If the Nets prefer a player-based package, they may have enough leverage days before the trade deadline to be able to get some of these players mentioned in addition to Simmons. Will they get all the players mentioned? Probably not. But even if they can get just one of them in addition to one or two first-round picks and some pick swaps, that is a great return. Not just because they get a young All-Star in Simmons, but also some additional pieces to fill out the rotation and to make another move later.

Does this deal benefit both sides?

Putting aside the possibility that the Nets get an additional player and draft pick compensation in a potential trade, the Harden-for-Simmons swap by itself carries a lot of benefits for them. For starters, the Nets significantly improve their defense. It has been league-average throughout the season but they’ve had one of the worst defensive ratings since the new year. What better way to swing the pendulum than to add arguably the best perimeter defender in the league?

One of the issues in trading for Simmons is that his inability to shoot requires a roster with enough shooters to put around him. The Nets can accommodate that because when they are fully healthy and available, they have more than enough offensive weapons. Having two elite scorers in Kevin Durant and Kyrie Irving puts Simmons in a position to succeed off the ball. Simmons also can handle the ball well enough to occasionally take pressure off the other All-Stars. A frontcourt of Simmons and Durant can allow the Nets to roll some of the best small-ball lineups in the league. There is plenty of optimism that Simmons would be a great basketball fit in Brooklyn.

Simmons is also still just 25 years old and probably has some more room to improve. He earns $33 million this season and is set to earn $35.5 million, $37.9 million, and $40.3 million over the next three seasons. That contract could project to have more positive value than Harden potentially making $55 million per year. The savings can open up a lot of opportunities for Brooklyn.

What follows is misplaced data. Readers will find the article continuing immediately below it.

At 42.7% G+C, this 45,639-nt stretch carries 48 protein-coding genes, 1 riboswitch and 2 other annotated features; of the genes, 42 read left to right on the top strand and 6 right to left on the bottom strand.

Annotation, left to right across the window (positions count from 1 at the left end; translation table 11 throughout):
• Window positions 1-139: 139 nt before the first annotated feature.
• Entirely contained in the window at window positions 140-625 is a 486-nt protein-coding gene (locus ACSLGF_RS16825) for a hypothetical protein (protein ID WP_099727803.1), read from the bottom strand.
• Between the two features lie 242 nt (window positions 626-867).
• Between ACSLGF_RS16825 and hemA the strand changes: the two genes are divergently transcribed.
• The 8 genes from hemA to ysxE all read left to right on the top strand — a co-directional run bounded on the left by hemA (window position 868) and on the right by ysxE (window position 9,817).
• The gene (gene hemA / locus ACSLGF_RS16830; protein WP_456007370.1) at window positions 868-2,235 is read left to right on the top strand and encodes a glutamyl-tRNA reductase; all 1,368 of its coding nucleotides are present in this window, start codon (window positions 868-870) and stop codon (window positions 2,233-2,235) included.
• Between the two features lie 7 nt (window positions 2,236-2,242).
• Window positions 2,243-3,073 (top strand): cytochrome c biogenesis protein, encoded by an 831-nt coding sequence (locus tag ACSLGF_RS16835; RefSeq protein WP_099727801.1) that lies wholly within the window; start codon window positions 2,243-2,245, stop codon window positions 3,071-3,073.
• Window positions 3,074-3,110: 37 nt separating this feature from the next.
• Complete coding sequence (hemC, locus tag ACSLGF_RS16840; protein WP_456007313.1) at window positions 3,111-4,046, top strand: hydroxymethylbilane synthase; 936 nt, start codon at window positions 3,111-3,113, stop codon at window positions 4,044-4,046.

For example, a trade where Brooklyn takes back Simmons and an additional salary filler like Maxey for Harden and one veteran minimum salary would save them close to $60 million in payroll and luxury tax savings. They could also generate a trade exception worth $11.3 million, the difference between Harden and Simmons’ salaries. The Nets currently have $11.45 million and $6.3 million trade exceptions that might go unused due to how expensive the team currently is. They could become motivated to utilize their trade exceptions after saving so much money.

Joel Embiid introduced before a game

For Philadelphia, Embiid and Harden have the potential to form one of the most dangerous pick-and-roll partnerships in the league. The idea that Harden could unlock more things from Embiid offensively is frightening. Most importantly, the Sixers get a ball-dominant guard who will be their go-to perimeter scorer in late-game situations. The Sixers could be considered favorites to make it out the East this season.

What the Sixers need to figure out is how much stuff are they willing to give the Nets in addition to Simmons. A deal where the Sixers just include the necessary $2.4 million salary filler in addition to Simmons to match for Harden seems justifiable enough on both sides given each player’s likely tractory. But with Simmons on strike and comfortably forfeiting close to $20 million already this season to not play, the Nets should have some more leverage in this situation despite Harden’s desire to be a Sixer.

Maxey could be the lynchpin in negotiations. Brooklyn would probably like a young backcourt talent like him to replace Harden and to be insurance for Irving. They could ask for Thybulle if they want additional defensive help, but filling up their backcourt could be more pressing. Curry seems like the happy medium in addition to draft compensation, but that seems like a package that could be available in the offseason. Requiring at least one of Maxey or Thybulle could be the motivation for Brooklyn to trade Harden now.

The idea of paying Harden his maximum extension amount is what starts making this look like a risky acquisition on the back end. This especially rings true five years from now when Harden is earning close to $62 million at age 37. Sure, Harden’s style could translate well and evolve in a positive way as he ages. Look at about-to-be 37-year-old Chris Paul. But it’s also possible we might be looking back at this as the Sixers doing the Nets a favor. For the Sixers, the race to win a title against a potentially rapidly depreciating contract would immediately start.